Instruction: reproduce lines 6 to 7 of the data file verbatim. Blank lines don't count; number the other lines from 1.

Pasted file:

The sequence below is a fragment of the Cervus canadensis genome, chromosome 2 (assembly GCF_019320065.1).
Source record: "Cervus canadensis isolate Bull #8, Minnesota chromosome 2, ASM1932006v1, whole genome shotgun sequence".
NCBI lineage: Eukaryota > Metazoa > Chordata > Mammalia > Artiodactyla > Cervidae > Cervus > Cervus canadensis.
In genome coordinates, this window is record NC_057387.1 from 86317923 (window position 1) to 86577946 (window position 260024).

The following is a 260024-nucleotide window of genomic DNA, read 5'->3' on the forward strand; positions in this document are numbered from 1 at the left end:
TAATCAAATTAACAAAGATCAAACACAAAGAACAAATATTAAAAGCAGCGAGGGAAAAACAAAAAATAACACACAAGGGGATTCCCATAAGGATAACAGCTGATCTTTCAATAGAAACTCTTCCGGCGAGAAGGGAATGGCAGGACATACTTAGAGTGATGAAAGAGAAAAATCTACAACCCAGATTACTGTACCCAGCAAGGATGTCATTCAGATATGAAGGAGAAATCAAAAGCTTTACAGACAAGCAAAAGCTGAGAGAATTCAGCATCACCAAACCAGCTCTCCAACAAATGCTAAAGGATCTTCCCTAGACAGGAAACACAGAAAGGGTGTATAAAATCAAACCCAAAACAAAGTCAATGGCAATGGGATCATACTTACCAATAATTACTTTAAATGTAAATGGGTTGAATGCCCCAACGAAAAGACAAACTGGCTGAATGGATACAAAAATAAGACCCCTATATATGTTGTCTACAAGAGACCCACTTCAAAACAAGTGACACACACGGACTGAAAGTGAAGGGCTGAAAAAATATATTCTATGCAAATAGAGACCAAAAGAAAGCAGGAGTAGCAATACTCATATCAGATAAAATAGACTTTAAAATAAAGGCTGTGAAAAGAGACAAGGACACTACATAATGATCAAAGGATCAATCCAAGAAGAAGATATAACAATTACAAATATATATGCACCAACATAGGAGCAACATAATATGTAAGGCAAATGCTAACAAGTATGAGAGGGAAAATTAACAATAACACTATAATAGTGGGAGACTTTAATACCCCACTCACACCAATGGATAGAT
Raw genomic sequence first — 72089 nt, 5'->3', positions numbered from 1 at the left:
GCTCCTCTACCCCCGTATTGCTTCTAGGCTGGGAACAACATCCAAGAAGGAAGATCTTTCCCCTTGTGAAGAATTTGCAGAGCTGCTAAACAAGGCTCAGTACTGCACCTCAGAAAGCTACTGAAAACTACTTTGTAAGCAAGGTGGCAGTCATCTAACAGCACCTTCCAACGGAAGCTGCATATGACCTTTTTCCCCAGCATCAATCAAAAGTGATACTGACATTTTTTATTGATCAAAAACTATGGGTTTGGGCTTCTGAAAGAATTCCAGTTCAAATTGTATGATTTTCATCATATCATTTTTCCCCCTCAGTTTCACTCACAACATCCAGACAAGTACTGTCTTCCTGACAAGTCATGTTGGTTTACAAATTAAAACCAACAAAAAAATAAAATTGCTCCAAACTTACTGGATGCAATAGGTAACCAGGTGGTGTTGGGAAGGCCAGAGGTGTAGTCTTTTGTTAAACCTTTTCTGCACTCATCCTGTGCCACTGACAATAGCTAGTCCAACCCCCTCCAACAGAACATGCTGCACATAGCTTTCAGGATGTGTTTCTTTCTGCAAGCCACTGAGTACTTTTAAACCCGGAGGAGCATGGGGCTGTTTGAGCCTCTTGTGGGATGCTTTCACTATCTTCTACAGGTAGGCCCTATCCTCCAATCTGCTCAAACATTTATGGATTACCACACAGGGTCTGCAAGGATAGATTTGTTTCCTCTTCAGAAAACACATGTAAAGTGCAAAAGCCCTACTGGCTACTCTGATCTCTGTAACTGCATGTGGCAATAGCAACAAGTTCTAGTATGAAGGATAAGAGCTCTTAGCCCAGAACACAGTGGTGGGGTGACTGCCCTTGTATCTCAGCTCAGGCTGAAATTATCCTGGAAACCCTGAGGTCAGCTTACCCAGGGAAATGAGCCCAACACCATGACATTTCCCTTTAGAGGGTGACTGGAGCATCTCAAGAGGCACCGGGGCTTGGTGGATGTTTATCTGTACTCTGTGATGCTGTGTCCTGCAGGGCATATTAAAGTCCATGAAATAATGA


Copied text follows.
TAATCAAATTAACAAAGATCAAACACAAAGAACAAATATTAAAAGCAGCGAGGGAAAAACAAAAAATAACACACAAGGGGATTCCCATAAGGATAACAGCTGATCTTTCAATAGAAACTCTTCCGGCGAGAAGGGAATGGCAGGACATACTTAGAGTGATGAAAGAGAAAAATCTACAACCCAGATTACTGTACCCAGCAAGGATGTCATTCAGATATGAAGGAGAAATCAAAAGCTTTACAGACAAGCAAAAGCTGAGAGAATTCAGCATCACCAAACCAGCTCTCCAACAAATGCTAAAGGATCTTCCCTAGACAGGAAACACAGAAAGGGTGTATAAAATCAAACCCAAAACAAAGTCAATGGCAATGGGATCATACTTACCAATAATTACTTTAAATGTAAATGGGTTGAATGCCCCAACGAAAAGACAAACTGGCTGAATGGATACAAAAATAAGACCCCTATATATGTTGTCTACAAGAGACCCACTTCAAAACAAGTGACACACACGGACTGAAAGTGAAGGGCTGAAAAAATATATTCTATGCAAATAGAGACCAAAAGAAAGCAGGAGTAGCAATACTCATATCAGATAAAATAGACTTTAAAATAAAGGCTGTGAAAAGAGACAAGGACACTACATAATGATCAAAGGATCAATCCAAGAAGAAGATATAACAATTACAAATATATATGCACCAACATAGGAGCAACATAATATGTAAGGCAAATGCTAACAAGTATGAGAGGGAAAATTAACAATAACACTATAATAGTGGGAGACTTTAATACCCCACTCACACCAATGGATAGAT
Raw genomic sequence first — 72089 nt, 5'->3', positions numbered from 1 at the left: